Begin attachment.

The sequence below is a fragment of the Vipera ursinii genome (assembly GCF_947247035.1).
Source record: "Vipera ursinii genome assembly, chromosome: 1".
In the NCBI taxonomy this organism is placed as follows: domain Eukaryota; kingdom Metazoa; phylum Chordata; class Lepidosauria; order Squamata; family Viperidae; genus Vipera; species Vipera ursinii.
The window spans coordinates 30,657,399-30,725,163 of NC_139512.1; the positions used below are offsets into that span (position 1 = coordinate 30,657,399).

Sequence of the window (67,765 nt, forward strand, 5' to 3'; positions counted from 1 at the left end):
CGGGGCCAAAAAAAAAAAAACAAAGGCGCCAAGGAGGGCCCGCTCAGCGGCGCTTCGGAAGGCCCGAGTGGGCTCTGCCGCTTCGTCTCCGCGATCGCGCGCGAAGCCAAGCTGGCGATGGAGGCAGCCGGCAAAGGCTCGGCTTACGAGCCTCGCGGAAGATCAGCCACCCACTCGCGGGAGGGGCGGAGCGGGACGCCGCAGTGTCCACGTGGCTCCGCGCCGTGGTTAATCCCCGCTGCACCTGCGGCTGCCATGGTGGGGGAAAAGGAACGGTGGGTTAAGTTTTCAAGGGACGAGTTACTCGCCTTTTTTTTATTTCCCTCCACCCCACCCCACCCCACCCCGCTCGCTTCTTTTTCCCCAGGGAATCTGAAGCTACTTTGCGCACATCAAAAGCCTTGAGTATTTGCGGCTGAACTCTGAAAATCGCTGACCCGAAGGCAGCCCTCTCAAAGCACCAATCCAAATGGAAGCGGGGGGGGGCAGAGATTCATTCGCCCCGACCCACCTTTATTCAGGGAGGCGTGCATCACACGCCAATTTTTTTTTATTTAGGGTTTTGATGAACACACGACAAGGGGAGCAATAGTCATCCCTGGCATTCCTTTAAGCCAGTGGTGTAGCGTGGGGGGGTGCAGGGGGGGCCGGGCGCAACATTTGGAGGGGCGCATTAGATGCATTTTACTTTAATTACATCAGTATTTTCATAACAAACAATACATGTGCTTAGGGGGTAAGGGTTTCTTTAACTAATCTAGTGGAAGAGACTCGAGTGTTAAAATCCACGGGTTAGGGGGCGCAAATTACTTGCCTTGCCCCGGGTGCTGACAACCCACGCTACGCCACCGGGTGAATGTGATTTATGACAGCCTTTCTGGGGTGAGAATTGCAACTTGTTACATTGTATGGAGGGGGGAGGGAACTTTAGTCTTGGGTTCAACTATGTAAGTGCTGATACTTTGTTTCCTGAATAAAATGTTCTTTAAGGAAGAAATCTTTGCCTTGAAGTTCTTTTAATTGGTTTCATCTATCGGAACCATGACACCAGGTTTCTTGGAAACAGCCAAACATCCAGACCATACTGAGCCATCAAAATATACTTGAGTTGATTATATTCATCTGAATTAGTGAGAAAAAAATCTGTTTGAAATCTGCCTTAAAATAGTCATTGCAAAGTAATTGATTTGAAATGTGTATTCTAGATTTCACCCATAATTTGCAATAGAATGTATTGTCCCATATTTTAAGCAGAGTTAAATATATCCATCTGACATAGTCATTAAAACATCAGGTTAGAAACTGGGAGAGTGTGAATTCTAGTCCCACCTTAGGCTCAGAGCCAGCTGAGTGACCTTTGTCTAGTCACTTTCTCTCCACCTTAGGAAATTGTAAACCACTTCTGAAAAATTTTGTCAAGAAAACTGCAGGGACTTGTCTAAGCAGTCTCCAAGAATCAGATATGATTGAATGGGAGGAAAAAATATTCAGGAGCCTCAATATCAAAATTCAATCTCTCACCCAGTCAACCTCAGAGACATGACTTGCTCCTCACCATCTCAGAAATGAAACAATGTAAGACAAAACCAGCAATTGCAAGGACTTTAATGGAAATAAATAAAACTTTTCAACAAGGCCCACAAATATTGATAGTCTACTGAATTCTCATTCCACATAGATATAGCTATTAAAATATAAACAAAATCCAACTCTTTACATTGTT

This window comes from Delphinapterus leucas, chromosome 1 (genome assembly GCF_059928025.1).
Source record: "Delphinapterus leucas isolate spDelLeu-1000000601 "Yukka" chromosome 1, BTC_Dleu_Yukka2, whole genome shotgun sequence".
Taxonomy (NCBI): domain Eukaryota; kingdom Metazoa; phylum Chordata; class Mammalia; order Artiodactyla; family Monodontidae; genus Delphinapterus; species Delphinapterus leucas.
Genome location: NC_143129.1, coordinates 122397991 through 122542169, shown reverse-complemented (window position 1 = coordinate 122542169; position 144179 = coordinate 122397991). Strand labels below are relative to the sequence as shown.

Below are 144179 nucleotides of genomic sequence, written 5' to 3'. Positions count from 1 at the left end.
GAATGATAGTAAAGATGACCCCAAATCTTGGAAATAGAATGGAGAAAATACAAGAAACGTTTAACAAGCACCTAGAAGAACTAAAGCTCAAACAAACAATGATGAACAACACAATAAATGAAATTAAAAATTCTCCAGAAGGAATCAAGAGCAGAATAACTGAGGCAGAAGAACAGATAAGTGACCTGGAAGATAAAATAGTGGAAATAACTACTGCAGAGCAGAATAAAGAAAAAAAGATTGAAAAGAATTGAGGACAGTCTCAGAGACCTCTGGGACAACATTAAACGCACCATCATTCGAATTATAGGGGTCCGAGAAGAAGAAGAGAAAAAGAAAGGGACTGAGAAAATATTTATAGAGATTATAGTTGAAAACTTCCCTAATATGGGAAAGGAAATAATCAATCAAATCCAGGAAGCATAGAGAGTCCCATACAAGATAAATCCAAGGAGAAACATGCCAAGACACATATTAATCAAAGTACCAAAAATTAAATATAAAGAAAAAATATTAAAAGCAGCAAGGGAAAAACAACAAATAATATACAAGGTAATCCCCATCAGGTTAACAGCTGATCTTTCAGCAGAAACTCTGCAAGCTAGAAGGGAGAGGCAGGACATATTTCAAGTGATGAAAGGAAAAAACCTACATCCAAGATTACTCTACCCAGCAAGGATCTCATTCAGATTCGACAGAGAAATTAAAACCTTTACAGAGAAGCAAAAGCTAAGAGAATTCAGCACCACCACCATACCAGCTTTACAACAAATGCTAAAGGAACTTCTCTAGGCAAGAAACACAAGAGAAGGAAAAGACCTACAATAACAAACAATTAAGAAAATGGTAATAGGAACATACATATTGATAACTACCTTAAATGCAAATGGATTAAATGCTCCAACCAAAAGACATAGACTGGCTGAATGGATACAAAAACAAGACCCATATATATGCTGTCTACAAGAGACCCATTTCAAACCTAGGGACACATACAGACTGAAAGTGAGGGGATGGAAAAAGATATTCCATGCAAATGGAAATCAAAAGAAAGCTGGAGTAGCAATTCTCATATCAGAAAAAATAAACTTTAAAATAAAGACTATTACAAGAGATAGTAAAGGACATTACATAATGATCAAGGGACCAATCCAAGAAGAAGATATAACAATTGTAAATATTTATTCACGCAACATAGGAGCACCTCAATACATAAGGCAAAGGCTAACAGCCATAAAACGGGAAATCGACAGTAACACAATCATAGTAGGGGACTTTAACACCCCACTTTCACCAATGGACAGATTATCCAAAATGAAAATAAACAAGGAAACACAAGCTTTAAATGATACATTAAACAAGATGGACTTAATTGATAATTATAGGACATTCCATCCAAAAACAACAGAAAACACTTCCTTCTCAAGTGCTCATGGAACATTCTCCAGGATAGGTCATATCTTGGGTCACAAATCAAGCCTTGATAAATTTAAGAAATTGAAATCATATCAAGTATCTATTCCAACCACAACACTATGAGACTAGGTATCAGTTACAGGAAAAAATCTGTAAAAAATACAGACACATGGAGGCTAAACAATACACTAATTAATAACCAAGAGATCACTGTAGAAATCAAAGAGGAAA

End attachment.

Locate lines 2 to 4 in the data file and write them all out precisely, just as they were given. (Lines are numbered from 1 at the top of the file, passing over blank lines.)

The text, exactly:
Source record: "Vipera ursinii genome assembly, chromosome: 1".
In the NCBI taxonomy this organism is placed as follows: domain Eukaryota; kingdom Metazoa; phylum Chordata; class Lepidosauria; order Squamata; family Viperidae; genus Vipera; species Vipera ursinii.
The window spans coordinates 30,657,399-30,725,163 of NC_139512.1; the positions used below are offsets into that span (position 1 = coordinate 30,657,399).